IN ACCEPTING THIS BILL OF LADING THE MERCHANT EXPRESSLY ACCEPTS AND AGREES TO ALL THE TERMS AND CONDITIONS, WHETHER PRINTED, STAMPED OR OTHERWISE INCORPORATED ON THIS SIDE AND ON THE REVERSE SIDE OF THIS BILL OF LADING AND THE TERMS AND CONDITIONS OF THE CARRIER'S APPLICABLE TARIFF AS IF THEY WERE ALL SIGNED BY THE MERCHANT.
(Id. Exs. D-G.)
Paragraph 3 of the standard terms and conditions contained in the bills of lading, which also appear on plaintiff's website, states, inter alia, " The terms and conditions of the Carrier's applicable Tariff are incorporated into this Bill of lading. Particular attention is drawn to terms and conditions concerning additional charges including demurrage . . . ." (Id. Ex. B, at ¶ 3.)
The terms and conditions contained in the bills of lading, which are also available on plaintiff's website, define " Merchant" as " the Shipper, Consignee, holder of this Bill of Lading, the receiver of the Goods and any person owning, entitled to or claiming the possession of the Goods or of this Bill of Lading or anyone acting on behalf of this Person." (Id. Ex. B, at ¶ 1 (emphasis added).)
Paragraph 14.8 of the terms and conditions states, inter alia, " The Merchant is required and has the responsibility to return to a place nominated by the Carrier the Container and other equipment before or at the end of the free time allowed at the Port of Discharge of the Place of Delivery. Demurrage, per diem and detention charges will be levied and payable by the Merchant thereafter in accordance with the Tariff." (Id. ¶ 25, Ex. B, at ¶ 14.8 (emphasis added).) Paragraph 16.3 states, " Every Person defined as 'Merchant' in clause 1 shall be jointly and severally liable to the Carrier for the payment of all Freight and charges and for the performance of the obligations of each of them hereunder." (Id. ¶ 26, Ex. B, at ¶ 16.3.)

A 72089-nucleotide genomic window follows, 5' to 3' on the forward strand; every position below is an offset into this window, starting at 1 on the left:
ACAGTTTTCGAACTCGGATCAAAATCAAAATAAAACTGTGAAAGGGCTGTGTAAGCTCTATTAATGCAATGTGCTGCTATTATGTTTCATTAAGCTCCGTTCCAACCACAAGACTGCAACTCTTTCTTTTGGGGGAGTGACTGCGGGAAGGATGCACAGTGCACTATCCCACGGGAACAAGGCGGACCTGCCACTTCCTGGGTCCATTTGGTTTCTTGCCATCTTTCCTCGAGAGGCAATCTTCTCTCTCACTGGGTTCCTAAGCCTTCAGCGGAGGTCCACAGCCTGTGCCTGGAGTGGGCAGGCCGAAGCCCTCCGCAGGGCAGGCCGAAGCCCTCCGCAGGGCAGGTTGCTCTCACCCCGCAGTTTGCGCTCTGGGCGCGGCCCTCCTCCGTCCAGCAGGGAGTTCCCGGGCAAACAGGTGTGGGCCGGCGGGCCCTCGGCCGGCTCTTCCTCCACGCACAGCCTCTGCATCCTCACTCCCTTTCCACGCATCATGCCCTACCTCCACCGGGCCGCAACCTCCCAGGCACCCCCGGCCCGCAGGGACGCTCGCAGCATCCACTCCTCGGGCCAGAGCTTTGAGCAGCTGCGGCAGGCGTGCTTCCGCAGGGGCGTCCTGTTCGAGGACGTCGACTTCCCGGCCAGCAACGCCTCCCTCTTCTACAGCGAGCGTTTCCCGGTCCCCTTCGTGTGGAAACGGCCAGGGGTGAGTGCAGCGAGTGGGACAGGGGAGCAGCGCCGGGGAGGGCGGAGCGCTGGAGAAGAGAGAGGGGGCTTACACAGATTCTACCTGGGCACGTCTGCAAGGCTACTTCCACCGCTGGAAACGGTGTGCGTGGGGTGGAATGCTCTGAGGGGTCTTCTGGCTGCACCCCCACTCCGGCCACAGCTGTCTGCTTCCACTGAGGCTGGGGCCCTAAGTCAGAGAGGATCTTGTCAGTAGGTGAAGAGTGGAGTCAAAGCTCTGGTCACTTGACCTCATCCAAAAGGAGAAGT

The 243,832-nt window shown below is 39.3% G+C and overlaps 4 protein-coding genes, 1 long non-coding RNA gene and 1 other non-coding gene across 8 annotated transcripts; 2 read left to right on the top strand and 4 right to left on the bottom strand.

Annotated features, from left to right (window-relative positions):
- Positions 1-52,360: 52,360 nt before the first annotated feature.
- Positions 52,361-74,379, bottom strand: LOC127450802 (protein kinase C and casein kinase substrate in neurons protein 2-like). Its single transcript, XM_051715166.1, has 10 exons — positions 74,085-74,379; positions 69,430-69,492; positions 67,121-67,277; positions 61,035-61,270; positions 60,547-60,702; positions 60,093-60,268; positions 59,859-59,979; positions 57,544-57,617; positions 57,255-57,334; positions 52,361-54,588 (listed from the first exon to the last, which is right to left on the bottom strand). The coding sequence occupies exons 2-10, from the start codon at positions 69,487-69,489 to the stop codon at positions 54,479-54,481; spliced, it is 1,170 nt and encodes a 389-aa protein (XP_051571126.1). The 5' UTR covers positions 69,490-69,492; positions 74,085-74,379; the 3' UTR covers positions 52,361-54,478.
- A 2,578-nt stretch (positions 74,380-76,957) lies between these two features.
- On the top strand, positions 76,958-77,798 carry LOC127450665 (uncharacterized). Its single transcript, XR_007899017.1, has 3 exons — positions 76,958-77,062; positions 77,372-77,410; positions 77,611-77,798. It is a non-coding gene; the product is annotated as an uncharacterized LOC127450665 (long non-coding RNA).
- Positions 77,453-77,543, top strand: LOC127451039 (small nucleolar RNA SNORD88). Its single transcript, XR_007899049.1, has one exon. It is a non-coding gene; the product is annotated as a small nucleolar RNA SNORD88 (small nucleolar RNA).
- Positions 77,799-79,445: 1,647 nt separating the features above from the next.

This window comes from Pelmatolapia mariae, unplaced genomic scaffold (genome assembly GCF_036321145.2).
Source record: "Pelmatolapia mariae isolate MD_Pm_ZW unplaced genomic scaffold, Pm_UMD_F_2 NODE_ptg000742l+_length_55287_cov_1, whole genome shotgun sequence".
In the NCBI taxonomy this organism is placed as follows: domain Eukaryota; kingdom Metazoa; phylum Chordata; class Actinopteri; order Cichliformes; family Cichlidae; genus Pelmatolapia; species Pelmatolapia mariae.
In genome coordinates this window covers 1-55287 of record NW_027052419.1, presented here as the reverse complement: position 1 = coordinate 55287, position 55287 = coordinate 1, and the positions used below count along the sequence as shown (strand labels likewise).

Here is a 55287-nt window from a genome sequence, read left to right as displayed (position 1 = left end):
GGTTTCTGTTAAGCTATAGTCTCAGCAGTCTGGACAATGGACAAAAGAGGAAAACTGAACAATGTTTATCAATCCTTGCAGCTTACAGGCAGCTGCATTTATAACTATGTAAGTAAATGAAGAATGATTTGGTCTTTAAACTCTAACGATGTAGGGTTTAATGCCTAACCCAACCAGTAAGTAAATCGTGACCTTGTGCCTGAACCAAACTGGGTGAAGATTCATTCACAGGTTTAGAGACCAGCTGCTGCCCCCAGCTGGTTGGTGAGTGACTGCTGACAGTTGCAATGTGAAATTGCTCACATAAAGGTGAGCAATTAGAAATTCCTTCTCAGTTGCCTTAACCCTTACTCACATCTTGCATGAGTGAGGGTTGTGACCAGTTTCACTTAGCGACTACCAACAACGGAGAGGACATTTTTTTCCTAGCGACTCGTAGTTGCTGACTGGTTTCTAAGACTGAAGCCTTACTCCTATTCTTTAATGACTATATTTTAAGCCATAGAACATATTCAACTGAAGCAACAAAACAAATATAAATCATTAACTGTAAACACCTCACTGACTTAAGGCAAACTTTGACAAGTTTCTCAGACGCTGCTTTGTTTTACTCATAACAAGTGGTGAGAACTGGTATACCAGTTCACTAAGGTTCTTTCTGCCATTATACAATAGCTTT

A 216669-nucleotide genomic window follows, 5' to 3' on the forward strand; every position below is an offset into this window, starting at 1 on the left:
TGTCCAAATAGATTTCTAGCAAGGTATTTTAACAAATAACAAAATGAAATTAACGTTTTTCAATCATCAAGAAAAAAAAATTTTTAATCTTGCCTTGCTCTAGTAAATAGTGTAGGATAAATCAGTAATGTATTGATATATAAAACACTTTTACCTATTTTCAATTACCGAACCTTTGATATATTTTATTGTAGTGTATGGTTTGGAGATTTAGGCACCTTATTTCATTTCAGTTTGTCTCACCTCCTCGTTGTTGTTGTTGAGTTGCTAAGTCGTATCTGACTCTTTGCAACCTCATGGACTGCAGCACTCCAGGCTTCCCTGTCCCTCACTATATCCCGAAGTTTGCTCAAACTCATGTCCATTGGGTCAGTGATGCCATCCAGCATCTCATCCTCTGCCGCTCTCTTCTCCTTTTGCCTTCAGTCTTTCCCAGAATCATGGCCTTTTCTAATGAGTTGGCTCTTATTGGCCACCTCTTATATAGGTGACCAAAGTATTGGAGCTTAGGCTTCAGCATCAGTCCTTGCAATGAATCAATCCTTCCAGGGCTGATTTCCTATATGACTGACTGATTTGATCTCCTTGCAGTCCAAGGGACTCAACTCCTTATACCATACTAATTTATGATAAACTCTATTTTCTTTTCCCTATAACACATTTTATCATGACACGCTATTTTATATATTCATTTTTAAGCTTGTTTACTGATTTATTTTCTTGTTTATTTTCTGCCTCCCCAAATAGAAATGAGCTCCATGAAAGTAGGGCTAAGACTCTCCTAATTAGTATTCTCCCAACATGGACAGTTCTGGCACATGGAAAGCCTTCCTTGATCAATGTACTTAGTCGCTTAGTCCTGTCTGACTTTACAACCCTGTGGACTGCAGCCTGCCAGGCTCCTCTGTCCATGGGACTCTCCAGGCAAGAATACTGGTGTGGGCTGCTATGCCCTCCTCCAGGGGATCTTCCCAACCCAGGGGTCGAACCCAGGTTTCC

Paragraph 14.7 of the terms and conditions states as follows:
If by order of the authorities at any place, Goods are detained and/or seized and/or a Container has to be opened for the Goods to be inspected for any reason whatsoever, including but not limited to for a breach or infringement of a trademark, patent or other intellectual property right, the Carrier will not be liable for any loss or damage whatsoever incurred as a result of any opening, unpacking, inspection, re-packing, detention, destruction or delay. The Carrier shall be entitled to recover from the Merchant all charges, fines, costs, losses and expenses, including reasonable legal expenses and costs resulting from such action, including but not limited to any detention, demurrage and storage charges for the Goods and/or the Container.
(Id. ¶ 25, Ex. B, at ¶ 14.7.)
II. STANDARD OF REVIEW
Summary judgment may not be granted unless a movant shows, based on admissible evidence in the record, " that there is no genuine dispute as to any material fact and the movant is entitled to judgment as
a matter of law." Fed.R.Civ.P. 56(a). The moving party bears the burden of demonstrating " the absence of a genuine issue of material fact." Celotex Corp. v. Catrett, 477 U.S. 317, 323, 106 S.Ct. 2548, 91 L.Ed.2d 265 (1986). On summary judgment, the Court must " construe all evidence in the light most favorable to the nonmoving party, drawing all inferences and resolving all ambiguities in its favor." Dickerson v. Napolitano, 604 F.3d 732, 740 (2d Cir. 2010).
Once the moving party has asserted facts showing that the nonmoving party's claims cannot be sustained, the opposing party must set out specific facts showing a genuine issue of material fact for trial. Price v. Cushman & Wakefield, Inc., 808 F.Supp.2d 670, 685 (S.D.N.Y. 2011);
see also Wright v. Goord, 554 F.3d 255, 266 (2d Cir. 2009). " [A] party may not rely on mere speculation or conjecture as to the true nature of the facts to overcome a motion for summary judgment," because " [m]ere conclusory allegations or denials . . . cannot by themselves create a genuine issue of material fact where none would otherwise exist." Hicks v. Baines, 593 F.3d 159, 166 (2d Cir. 2010) (citations omitted); see also
Price, 808 F.Supp.2d at 685 (" In seeking to show that there is a genuine issue of material fact for trial, the non-moving party cannot rely on mere allegations, denials, conjectures or conclusory statements, but must present affirmative and specific evidence showing that there is a genuine issue for trial." ).